0

I asked a similar question on this topic and some guys recommended use VLANs or guest network, so I asked to a friend and he will give to me a router with guest network function. However, there is a device (my father's computer) that I want to also isolate, but guest network will not work totally since this computer use cable directly connect to the router.

This is my intranetwork currently:

          Another devices
                |
Internet --- Router 1 
                |     
       My father's devices

But I recently read that if I connect a cable from a router's LAN port to another router's WAN port, it's like isolate the devices, as devices in router 2 can connect to router 1, but not vice-versa.

This will work like this:

                      Another devices
                             |
Internet --- Router 1 --- Router 2
               |       
       My father's devices

My intention is, because security concern, isolate ALL the traffic between my father's devices and another devices in my home. So, my question is: Will the second intranetwork do that? I need, at least, that my father's devices can't communicate with another devices.

  • Yes this will work, provided that router#2 does NAT or has a firewall which separates the "internal" devices from the "external" ones. Note that "Router" is a very broad term which can mean lots of different things and within these lots of different configurations. Also, some "routers" actually can do guest network on LAN ports too. – Steffen Ullrich May 18 at 16:15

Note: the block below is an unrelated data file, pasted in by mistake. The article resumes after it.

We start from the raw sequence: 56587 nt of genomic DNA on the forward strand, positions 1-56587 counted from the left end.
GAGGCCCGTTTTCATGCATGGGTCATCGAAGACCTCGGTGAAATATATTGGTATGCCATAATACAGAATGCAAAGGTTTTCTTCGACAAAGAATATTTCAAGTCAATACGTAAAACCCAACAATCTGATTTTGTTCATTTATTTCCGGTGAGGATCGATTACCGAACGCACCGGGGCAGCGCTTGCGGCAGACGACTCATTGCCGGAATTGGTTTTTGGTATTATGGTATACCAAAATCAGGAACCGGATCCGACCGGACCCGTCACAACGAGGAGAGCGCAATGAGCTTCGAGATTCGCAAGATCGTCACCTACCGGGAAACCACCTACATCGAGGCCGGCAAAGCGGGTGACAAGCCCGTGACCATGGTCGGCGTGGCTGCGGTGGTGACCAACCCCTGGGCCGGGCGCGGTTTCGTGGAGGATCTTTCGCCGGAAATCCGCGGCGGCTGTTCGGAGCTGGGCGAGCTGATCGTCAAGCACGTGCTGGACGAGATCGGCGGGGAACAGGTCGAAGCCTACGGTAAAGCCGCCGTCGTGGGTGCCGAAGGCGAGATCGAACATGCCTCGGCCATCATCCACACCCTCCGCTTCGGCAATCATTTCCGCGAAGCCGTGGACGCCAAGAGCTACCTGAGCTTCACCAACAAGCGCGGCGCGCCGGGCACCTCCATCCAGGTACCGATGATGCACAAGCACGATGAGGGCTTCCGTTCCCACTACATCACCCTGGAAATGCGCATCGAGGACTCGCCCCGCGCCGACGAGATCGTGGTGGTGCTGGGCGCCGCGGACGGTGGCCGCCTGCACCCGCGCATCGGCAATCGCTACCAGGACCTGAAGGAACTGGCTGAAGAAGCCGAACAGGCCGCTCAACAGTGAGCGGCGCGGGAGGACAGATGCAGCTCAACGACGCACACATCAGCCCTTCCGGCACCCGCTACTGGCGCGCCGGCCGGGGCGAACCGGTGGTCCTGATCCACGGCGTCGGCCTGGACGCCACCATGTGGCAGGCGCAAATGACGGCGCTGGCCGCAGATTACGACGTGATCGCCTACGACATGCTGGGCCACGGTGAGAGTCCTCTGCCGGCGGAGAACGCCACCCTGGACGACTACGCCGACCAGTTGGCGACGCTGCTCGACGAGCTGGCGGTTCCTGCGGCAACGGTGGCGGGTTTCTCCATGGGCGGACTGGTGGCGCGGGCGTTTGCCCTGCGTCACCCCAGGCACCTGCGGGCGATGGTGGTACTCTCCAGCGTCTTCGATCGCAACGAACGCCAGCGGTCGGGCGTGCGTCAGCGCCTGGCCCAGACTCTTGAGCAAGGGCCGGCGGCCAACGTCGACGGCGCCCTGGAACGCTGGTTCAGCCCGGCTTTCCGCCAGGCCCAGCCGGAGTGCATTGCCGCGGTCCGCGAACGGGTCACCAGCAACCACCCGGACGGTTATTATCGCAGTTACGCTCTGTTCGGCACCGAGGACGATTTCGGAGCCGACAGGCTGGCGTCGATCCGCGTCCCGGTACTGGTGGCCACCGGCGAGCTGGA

• @SteffenUllrich, I don't know if I understand correctly. By default, the second intranetwork will do what I want, or do I need to configure something else? – Mycroft May 18 at 16:18
  • Your full specification of the device you use is "Router 2". It is completely unknown what actual device this is and how it is configured and what the defaults of this unknown device are. Therefore one cannot say if the unknown (default) configuration if the unknown device does what you need. – Steffen Ullrich May 18 at 16:23
  • If both routers performs NAT and "another device" would require VPN, this configuration might break NAT traversal. Otherwise this should work, but I'd still prefer VLANs. – Esa Jokinen May 18 at 16:42
  • 1
    @Mycroft: If you use different VLAN's for different networks you can make sure that these networks cannot communicate with each other but still can access the internet. As far as I understand your use case this should be all you need. – Steffen Ullrich May 20 at 4:26
0

Assuming that you would trust Router 2 to protect your devices from internet traffic on the WAN port, it would provide the same protection from your father's computers to the devices behind it on the network shown. The main disadvantage is that it might affect internet performance by adding another "hop". This probably does not matter in reality.

If you want to use port forwarding for the devices behind Router 2, it will require configuration on both routers. It might be possible to make Router 2 the DMZ of Router 1 to simplify this in the future.

Devices on the Router 2 network will have complete access to those in the Router 1 network unless firewall rules are added. Some fancy WAPs have firewall filtering that only allows backhaul traffic to the default gateway.

The evil maid problem may be a thing. It could happen in good faith if he just plugs his computer into any/the wrong port.

Your Answer

By clicking “Post Your Answer”, you agree to our terms of service, privacy policy and cookie policy

Not the answer you're looking for? Browse other questions tagged or ask your own question.